Hilary Rosen, Ann Romney and the imperfect measure of economic output.

You have all heard Hilary Rosen’s comment that Ann Romney “never worked a day in her life”, and subsequent apology. You have all also probably heard the liberals saying she shouldn’t have apologized; as she was entirely right.

My take: Rosen was sort of right, but she spoke clumsily and was right to both clarify and apologize. But it’s not really Rosen’s fault. Nor is it Mrs. Romney’s fault. It’s not even Mr. Romney’s fault, although he was misleading people with the comments he made that started the whole thing. It’s Simon Kuznets’s fault. (I hate that tired, cliché ending: “the economist did it.”)

Kuznets invented the Gross Domestic Product, a measure of economic output which does not include household work. So, for this and other reasons, it is not an accurate measure of economic output. Kuznets himself said it was not a good measure of economic welfare, but he seems to have been ignored on that score.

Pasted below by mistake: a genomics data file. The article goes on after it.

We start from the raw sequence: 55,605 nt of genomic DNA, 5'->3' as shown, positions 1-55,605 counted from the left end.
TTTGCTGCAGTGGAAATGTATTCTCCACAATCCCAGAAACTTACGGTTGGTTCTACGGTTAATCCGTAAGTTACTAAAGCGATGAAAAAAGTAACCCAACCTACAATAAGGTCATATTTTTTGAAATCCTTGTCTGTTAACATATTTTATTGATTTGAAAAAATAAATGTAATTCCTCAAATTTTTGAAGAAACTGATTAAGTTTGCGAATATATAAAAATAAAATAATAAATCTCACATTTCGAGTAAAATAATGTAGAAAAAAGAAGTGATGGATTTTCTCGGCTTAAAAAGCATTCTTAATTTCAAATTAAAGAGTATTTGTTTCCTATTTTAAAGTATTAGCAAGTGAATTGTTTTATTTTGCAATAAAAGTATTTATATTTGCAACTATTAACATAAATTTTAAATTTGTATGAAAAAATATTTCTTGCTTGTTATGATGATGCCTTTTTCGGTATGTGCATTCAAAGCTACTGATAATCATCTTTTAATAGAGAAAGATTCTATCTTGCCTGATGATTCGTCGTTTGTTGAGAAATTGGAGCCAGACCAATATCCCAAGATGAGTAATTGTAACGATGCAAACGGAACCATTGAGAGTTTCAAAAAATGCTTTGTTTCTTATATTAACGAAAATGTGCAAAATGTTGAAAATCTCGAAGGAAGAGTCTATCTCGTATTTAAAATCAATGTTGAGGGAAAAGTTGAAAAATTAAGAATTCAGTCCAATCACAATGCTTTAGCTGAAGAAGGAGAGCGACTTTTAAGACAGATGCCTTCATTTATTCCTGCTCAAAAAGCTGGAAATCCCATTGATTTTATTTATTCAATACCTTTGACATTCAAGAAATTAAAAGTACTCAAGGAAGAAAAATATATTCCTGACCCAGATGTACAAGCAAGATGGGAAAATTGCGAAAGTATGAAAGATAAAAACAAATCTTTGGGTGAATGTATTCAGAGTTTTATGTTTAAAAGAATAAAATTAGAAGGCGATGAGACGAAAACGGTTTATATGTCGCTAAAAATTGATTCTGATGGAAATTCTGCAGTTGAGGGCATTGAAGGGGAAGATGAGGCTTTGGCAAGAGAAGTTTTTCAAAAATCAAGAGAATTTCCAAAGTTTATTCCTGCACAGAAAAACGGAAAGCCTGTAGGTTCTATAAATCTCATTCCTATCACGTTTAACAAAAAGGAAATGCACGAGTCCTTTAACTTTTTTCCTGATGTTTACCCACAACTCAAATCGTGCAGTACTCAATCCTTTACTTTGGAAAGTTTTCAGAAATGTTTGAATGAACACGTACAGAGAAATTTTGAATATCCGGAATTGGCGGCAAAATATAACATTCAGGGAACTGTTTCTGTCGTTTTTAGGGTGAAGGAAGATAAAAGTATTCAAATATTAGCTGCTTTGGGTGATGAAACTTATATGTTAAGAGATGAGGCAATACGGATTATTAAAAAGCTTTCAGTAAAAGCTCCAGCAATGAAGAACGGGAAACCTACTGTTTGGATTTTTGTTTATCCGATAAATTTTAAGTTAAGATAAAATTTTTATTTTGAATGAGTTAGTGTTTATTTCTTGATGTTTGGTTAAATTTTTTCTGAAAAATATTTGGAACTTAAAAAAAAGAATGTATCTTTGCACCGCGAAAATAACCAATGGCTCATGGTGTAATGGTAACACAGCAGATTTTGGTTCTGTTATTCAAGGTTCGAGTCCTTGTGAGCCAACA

So, what Rosen should have said by way of apologizing was: “Ann Romney has not done work that is counted in the widely-used measure for economic welfare. Therefore, her comments and advice aren’t relevant to women participating in the economy as it is presently measured by politicians and economists. I apologize for implying Mrs. Romney did no work at all.”

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